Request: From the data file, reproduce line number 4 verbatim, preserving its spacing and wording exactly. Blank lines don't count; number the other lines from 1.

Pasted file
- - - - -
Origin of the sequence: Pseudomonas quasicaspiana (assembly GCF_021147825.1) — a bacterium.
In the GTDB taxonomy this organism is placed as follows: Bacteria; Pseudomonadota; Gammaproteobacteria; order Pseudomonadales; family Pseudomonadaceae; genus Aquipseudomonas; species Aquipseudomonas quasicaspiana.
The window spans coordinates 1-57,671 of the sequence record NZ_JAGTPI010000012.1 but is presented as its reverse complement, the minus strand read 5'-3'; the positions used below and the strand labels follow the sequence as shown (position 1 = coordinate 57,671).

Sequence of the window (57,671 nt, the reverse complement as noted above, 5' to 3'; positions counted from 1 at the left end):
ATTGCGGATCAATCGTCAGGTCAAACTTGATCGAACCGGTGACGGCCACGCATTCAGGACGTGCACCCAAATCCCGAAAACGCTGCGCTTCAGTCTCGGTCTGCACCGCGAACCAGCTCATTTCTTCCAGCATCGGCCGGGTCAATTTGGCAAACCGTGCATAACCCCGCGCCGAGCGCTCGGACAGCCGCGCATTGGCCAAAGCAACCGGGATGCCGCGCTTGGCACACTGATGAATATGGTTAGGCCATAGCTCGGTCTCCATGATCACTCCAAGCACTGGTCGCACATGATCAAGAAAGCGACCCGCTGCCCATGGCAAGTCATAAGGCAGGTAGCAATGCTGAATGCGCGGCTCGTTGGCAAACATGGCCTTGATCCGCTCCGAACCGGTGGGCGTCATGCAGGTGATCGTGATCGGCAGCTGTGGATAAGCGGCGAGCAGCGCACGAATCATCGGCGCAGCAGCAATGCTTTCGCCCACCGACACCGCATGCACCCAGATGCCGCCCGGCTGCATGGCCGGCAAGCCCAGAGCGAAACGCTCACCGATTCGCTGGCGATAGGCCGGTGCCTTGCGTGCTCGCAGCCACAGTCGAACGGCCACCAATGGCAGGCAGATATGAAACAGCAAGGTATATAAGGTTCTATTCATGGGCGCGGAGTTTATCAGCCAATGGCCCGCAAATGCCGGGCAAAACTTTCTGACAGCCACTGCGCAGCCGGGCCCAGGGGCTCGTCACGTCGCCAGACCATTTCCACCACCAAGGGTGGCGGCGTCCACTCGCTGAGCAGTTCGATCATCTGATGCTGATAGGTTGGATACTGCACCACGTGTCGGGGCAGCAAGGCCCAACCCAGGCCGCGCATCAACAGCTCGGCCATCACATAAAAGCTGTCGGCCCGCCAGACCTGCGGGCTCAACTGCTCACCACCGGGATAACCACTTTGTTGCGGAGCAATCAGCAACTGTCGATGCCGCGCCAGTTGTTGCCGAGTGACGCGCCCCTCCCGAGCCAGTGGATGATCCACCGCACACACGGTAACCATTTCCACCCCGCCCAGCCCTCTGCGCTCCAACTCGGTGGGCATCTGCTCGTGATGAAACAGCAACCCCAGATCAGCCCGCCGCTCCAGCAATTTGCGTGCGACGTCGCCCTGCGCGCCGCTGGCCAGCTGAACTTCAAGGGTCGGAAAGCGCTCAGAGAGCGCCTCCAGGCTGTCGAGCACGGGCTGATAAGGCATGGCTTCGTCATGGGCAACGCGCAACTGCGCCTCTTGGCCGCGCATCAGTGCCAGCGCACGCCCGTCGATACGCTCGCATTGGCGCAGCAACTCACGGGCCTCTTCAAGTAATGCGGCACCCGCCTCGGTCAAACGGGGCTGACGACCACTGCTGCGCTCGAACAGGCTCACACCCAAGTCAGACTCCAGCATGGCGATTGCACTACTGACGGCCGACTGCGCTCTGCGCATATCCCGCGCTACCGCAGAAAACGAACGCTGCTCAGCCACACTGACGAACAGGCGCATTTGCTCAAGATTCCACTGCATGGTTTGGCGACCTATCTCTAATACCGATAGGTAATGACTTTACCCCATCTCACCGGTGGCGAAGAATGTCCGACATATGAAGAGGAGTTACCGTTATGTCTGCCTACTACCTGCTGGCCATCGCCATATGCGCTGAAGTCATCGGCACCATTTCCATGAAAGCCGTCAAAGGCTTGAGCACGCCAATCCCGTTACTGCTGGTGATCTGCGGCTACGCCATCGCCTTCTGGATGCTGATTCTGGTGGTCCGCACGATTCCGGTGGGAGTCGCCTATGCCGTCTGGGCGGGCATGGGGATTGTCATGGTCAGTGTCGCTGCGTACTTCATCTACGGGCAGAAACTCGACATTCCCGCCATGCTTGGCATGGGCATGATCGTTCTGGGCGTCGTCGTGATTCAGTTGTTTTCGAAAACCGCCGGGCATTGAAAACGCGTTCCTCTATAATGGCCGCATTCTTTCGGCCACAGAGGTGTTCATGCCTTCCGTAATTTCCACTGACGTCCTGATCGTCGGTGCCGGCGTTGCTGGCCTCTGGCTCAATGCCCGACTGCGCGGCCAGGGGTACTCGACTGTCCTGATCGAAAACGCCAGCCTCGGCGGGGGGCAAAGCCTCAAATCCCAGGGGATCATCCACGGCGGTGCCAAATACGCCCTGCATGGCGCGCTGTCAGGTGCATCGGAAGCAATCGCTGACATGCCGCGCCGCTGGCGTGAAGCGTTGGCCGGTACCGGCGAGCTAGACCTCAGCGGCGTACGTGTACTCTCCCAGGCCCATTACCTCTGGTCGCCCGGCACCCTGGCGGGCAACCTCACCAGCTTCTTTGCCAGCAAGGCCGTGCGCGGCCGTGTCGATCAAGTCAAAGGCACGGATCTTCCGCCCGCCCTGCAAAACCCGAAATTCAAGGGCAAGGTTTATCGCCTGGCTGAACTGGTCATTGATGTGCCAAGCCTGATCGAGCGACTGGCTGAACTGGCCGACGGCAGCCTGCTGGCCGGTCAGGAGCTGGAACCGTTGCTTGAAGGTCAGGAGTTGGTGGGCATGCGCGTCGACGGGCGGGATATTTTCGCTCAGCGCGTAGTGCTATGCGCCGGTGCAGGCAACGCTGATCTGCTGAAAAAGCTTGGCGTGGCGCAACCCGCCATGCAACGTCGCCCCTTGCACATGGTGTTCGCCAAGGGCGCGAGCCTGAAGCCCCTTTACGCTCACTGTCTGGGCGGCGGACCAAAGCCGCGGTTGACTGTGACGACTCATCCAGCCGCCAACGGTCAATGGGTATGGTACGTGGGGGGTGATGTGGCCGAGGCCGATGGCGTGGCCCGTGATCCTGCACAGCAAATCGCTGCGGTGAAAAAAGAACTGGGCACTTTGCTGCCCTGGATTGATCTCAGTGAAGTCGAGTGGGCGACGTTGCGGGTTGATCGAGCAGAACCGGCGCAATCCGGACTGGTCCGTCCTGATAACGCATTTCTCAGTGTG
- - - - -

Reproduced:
Sequence of the window (57,671 nt, the reverse complement as noted above, 5' to 3'; positions counted from 1 at the left end):